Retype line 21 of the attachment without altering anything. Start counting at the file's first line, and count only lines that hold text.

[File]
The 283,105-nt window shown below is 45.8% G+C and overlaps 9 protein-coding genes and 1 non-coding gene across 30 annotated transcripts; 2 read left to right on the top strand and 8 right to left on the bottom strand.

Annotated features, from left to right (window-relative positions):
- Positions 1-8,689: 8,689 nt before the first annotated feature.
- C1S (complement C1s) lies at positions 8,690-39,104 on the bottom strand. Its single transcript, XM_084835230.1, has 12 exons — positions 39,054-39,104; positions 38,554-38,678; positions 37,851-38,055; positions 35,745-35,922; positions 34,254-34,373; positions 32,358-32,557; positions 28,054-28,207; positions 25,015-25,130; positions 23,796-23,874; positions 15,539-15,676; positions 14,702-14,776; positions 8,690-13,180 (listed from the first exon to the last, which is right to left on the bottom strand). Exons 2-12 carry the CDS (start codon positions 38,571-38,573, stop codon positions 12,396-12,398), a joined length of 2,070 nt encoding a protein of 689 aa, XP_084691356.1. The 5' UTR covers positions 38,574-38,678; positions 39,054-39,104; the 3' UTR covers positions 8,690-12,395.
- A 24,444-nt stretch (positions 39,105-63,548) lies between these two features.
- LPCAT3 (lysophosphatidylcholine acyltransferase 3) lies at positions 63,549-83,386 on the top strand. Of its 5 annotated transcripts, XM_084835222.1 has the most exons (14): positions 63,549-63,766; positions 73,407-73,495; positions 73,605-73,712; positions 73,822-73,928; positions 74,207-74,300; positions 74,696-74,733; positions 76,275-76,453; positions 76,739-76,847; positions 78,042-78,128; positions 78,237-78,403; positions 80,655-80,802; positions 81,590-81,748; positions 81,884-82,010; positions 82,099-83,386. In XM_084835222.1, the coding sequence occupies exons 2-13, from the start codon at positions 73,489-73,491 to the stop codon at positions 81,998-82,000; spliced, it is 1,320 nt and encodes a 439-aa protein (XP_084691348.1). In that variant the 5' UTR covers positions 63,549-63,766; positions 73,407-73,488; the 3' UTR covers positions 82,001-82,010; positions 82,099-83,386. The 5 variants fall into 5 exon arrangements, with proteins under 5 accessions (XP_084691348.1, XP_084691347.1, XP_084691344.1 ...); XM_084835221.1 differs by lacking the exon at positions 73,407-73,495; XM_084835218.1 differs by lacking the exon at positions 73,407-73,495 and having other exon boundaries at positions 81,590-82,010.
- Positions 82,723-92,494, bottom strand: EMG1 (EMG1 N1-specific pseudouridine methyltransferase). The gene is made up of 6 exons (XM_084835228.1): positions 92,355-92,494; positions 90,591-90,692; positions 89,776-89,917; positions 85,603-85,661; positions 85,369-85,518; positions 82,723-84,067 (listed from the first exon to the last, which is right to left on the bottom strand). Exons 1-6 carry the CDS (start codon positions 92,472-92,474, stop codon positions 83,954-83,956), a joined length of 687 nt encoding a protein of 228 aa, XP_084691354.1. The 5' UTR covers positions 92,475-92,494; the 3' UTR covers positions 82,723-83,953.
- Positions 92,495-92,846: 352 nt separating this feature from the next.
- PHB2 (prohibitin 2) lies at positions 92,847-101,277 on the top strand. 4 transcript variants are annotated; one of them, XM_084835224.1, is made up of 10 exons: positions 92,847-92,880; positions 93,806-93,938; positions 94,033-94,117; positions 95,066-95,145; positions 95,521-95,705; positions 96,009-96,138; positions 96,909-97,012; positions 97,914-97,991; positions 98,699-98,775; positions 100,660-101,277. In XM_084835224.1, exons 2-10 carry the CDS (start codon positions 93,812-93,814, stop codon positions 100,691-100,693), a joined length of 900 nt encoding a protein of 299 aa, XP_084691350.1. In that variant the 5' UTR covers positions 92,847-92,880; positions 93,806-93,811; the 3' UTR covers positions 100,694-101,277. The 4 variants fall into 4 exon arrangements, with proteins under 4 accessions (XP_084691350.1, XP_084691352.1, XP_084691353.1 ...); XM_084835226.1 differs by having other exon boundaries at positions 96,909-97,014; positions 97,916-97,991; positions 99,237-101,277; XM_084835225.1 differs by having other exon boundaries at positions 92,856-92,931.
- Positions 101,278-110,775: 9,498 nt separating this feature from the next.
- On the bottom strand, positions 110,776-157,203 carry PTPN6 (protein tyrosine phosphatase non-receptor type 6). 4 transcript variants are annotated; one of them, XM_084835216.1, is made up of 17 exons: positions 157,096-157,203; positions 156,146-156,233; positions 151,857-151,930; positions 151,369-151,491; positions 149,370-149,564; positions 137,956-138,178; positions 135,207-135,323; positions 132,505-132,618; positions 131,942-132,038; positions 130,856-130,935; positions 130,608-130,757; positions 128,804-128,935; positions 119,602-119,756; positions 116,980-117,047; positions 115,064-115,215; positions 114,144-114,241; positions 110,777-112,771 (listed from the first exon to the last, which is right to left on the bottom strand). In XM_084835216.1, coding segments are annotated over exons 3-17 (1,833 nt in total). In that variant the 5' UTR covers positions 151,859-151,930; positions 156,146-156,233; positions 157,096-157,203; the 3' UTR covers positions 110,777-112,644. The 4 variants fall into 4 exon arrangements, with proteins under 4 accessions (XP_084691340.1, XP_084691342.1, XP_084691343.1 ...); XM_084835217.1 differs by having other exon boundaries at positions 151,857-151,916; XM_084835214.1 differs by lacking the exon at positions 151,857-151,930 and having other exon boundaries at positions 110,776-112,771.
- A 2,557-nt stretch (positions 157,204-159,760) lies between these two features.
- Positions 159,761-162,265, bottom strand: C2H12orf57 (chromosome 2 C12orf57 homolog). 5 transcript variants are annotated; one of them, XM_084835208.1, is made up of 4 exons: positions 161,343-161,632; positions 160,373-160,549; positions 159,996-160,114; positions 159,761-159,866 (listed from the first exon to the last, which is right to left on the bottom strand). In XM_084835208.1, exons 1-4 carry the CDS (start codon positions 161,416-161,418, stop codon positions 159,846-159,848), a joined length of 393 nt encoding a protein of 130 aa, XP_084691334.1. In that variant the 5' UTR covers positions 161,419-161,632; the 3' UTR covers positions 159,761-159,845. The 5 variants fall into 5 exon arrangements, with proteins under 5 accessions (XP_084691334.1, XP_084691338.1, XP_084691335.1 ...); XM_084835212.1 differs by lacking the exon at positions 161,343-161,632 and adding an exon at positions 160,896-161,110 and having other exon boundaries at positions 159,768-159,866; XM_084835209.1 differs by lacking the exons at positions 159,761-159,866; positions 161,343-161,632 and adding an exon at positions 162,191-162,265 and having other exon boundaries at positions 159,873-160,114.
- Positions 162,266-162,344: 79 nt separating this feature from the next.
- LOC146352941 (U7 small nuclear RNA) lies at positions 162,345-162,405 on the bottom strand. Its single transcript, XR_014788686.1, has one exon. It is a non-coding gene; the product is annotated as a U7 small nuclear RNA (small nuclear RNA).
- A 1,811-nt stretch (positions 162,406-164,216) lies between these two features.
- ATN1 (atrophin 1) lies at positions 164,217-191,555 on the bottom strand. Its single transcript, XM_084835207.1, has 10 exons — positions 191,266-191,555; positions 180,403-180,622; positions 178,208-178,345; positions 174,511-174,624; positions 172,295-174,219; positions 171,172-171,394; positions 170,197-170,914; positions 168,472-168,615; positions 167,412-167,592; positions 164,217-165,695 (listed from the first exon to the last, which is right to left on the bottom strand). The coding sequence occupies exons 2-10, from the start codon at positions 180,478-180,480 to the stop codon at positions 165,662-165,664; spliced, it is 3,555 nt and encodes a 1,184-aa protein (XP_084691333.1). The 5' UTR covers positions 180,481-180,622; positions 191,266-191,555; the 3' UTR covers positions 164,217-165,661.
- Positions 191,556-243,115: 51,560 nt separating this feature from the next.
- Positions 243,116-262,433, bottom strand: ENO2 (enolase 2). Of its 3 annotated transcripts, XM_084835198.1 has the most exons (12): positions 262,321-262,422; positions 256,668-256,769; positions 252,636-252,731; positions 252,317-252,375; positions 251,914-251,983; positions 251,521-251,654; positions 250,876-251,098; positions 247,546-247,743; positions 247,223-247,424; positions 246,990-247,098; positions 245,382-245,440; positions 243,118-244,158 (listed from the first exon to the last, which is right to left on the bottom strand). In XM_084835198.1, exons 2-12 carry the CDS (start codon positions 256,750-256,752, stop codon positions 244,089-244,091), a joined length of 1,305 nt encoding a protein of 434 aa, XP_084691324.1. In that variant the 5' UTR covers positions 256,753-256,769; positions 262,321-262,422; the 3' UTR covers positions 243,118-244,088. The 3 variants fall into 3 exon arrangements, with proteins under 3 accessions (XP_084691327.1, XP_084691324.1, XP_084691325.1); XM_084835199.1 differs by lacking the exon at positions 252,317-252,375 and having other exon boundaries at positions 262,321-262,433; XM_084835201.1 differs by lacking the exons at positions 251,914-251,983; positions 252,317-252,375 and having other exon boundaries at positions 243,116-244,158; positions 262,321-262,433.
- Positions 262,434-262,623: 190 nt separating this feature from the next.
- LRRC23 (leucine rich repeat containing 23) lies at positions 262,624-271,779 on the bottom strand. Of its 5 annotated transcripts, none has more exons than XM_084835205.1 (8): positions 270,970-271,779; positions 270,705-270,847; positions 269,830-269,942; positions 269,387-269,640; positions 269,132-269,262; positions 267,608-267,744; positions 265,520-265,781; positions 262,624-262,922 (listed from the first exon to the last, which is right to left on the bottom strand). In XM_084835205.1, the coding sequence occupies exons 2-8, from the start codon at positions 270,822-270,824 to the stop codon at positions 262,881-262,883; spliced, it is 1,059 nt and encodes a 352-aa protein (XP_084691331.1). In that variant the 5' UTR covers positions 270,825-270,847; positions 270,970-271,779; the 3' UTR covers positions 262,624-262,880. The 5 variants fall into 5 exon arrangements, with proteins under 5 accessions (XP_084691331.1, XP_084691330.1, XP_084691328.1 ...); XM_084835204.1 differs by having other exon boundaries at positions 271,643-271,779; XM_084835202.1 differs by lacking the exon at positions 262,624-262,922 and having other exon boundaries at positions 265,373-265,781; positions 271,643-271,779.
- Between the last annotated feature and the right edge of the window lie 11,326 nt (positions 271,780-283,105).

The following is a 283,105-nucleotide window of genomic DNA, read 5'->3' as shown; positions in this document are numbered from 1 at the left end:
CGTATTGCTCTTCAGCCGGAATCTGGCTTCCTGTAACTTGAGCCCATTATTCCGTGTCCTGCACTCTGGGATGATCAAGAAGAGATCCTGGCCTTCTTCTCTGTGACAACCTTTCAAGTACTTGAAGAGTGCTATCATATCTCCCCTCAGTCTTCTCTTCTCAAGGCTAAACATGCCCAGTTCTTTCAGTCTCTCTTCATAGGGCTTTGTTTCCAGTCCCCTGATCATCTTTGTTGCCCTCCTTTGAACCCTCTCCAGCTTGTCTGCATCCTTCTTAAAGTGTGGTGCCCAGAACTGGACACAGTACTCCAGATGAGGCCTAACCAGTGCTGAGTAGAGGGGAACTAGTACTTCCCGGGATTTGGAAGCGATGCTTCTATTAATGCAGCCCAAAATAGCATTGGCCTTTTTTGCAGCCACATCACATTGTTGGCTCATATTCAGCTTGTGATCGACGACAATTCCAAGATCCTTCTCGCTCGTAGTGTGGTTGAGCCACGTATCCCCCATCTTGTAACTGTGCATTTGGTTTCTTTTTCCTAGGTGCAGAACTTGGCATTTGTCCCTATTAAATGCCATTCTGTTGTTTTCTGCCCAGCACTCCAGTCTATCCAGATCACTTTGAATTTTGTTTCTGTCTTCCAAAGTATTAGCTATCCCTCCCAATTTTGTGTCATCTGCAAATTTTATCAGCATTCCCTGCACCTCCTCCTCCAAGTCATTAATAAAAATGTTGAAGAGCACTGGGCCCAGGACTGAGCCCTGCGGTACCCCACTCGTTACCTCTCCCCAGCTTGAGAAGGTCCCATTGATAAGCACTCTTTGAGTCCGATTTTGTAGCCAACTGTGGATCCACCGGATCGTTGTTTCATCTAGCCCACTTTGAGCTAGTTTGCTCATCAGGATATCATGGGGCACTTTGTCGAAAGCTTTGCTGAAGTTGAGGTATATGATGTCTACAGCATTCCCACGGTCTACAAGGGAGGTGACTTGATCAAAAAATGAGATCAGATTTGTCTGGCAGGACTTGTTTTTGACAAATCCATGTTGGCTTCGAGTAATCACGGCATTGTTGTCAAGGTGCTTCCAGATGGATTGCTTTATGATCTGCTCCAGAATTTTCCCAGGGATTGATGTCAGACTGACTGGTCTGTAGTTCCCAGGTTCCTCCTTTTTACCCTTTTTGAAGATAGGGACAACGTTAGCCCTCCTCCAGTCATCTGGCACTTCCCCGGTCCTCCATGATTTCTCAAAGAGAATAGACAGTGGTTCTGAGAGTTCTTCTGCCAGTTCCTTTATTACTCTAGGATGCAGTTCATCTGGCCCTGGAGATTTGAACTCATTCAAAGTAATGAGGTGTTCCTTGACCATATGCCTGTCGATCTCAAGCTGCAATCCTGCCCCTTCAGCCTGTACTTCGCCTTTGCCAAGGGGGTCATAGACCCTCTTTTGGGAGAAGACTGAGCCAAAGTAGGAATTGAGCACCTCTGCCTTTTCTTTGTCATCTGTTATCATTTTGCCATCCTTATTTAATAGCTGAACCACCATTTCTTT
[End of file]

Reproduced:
- LRRC23 (leucine rich repeat containing 23) lies at positions 262,624-271,779 on the bottom strand. Of its 5 annotated transcripts, none has more exons than XM_084835205.1 (8): positions 270,970-271,779; positions 270,705-270,847; positions 269,830-269,942; positions 269,387-269,640; positions 269,132-269,262; positions 267,608-267,744; positions 265,520-265,781; positions 262,624-262,922 (listed from the first exon to the last, which is right to left on the bottom strand). In XM_084835205.1, the coding sequence occupies exons 2-8, from the start codon at positions 270,822-270,824 to the stop codon at positions 262,881-262,883; spliced, it is 1,059 nt and encodes a 352-aa protein (XP_084691331.1). In that variant the 5' UTR covers positions 270,825-270,847; positions 270,970-271,779; the 3' UTR covers positions 262,624-262,880. The 5 variants fall into 5 exon arrangements, with proteins under 5 accessions (XP_084691331.1, XP_084691330.1, XP_084691328.1 ...); XM_084835204.1 differs by having other exon boundaries at positions 271,643-271,779; XM_084835202.1 differs by lacking the exon at positions 262,624-262,922 and having other exon boundaries at positions 265,373-265,781; positions 271,643-271,779.